Gaza's smuggling tunnels feel impact of Israel-Egypt crackdown
While arms smuggling has declined, the flow of goods has turned the tunnels into Gaza's growth industry.
The smuggling industry into the Gaza Strip is like a long funnel, at one end of which are the tunnels in the Strip and the other is the Sinai Peninsula as far as the Red Sea coast, Israeli intelligence officials say.
In recent months Israeli actions against smugglers - according to foreign sources - combined with Egypt's increased willingness to deal with the problem, have begun to produce results.
While weapons smuggling has declined, however, the flow of goods in general has turned the tunnels into Gaza's growth industry.
The decline in weapons smuggling has forced Hamas militants in the Gaza Strip to invest more effort in producing weapons locally. Technical experts in Israel are divided over whether Hamas can meet this challenge, although its desire to do so is not in question.
The organization is apparently not currently seeking renewed military conflict with Israel, however. It would like the lull to continue so it can rebuild its operational capabilities, which were severely impaired by Operation Cast Lead in January.
The tunnels were once called "tunnels of life" because they helped ease the Israeli economic blockade of the Strip. But the large numbers of people who have been injured and even killed have turned them into "tunnels of death" to the locals.
Eight Palestinians were killed in the past three days in tunnel cave-ins, eight more were injured yesterday.
The Palestinian press is harshly critical of Hamas because of the organization's inability to control the tunnels.
Residents of Rafah, on the border with Egypt, complain that Hamas encourages the smuggling despite the fact that criminals are also using the tunnels to bring in drugs and alcohol.
People in Rafah are also furious over the outrageous prices that the tunnels' owners charge for their use, as well as the lively trade in counterfeit products.
Another focus of popular anger is a huge fraud scheme that was recently perpetrated on thousands of people who were solicited to invest in tunnels that were never built.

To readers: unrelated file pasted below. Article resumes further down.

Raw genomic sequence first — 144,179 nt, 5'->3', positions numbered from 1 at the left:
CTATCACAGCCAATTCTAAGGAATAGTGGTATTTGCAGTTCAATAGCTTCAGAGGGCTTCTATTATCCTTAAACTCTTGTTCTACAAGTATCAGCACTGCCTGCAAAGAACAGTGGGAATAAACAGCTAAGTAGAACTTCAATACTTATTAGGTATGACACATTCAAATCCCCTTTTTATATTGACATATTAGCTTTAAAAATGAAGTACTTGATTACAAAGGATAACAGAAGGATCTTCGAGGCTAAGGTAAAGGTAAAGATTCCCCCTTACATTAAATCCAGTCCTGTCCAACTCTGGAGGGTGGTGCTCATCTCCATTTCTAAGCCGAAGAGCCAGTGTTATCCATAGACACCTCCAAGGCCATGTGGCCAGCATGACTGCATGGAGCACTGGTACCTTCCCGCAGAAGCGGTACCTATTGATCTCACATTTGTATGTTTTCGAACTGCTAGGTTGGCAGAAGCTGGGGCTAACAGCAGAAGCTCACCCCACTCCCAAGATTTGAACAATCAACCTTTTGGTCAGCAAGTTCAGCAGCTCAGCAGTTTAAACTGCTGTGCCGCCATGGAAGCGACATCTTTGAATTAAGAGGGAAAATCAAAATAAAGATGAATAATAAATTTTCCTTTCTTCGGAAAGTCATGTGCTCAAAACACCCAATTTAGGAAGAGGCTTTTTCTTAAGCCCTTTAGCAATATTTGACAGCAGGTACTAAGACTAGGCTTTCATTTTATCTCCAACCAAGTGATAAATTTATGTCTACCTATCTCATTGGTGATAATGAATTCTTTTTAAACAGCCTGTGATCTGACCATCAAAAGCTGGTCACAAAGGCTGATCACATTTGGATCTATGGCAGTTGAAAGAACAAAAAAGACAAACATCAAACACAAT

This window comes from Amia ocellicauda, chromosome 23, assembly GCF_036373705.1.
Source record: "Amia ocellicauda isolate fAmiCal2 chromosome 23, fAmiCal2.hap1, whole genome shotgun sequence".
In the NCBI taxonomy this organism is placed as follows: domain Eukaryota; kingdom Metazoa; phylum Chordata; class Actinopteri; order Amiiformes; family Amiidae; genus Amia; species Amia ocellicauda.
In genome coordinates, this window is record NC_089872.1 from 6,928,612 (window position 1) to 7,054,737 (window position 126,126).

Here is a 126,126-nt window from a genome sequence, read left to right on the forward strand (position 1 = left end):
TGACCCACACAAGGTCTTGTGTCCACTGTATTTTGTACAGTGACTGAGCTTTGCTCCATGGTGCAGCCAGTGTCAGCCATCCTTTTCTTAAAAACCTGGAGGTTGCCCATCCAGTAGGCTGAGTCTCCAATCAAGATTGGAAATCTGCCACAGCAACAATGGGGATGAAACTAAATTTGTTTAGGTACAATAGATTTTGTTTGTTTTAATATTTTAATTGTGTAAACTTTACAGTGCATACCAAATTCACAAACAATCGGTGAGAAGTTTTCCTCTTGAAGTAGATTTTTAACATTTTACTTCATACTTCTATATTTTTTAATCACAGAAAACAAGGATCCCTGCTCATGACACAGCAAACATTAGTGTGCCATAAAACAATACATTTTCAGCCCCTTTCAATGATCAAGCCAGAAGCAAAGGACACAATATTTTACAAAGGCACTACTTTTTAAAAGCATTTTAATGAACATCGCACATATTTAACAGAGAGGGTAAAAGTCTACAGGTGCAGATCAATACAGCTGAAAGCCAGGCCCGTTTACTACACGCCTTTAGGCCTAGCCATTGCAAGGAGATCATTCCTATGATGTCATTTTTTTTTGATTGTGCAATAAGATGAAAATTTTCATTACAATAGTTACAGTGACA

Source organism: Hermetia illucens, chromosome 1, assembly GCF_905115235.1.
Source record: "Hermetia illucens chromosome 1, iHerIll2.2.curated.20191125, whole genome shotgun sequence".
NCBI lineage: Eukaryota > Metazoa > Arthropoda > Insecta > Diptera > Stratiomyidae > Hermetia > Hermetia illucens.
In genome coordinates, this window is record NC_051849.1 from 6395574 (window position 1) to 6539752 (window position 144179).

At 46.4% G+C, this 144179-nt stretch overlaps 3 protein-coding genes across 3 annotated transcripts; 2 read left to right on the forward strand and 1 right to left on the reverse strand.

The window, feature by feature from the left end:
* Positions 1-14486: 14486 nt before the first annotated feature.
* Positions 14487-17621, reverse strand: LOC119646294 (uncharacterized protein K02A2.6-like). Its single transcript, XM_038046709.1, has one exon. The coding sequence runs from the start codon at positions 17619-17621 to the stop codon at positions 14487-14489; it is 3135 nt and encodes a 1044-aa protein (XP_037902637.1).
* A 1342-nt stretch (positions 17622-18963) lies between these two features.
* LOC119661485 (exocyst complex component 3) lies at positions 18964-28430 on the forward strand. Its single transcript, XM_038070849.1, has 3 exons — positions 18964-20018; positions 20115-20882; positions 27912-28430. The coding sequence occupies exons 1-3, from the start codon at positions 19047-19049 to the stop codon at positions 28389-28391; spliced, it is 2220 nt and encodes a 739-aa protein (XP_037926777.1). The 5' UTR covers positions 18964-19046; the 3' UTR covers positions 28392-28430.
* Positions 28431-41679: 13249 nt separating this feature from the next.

Israeli security officials say there are between 300 and 800 tunnels operating in the Rafah area, employing at least 4,000 people directly and providing a livelihood for tens of thousands more. The tunnels' owners have become the nouveaux riches of Gaza.
The Hamas government recently established a "tunnel administration," to supervise the activity in the tunnels.
Those who want to dig a tunnel must apply for a license, which costs NIS 10,000 and allows its holder to submit a request to the Rafah municipality for connection to the city's electricity and water supplies. The owners are responsible for the utility payments.
The estimated cost of building a tunnel about 15 meters deep and 250 meters long is around $100,000. Construction takes two to three months and involves up to 100 diggers a day.
Digging is very well-paid work, relative to Gazan salaries. Groups of diggers compete against each other in a kind of tender process to excavate tunnels with a specified depth, length and completion deadline.
The owners' return on their investment depends on the type and price of the goods smuggled. Owners levy a 15-percent surcharge on merchants or individuals moving goods or people through their tunnel. At a minimum of $2,000 a head, people are the most lucrative commodity to transport.
More than 100,000 liters of kerosene move through the tunnel daily, equal to the amount Israel allows in to the Strip through the border crossings. Other products that pass through the tunnels are those whose passage through the crossings Israel has banned, such as cigarettes and certain foods, electrical goods and livestock, as well as cement - yesterday was the first a shipment of cement was allowed into the Strip from Israel.
The huge amount of tunnel traffic has led to a growth in ancillary professions - crane operators, carpenters, mechanics, porters and traders, and even real estate agents eager to cash in on the high demand for property along the border.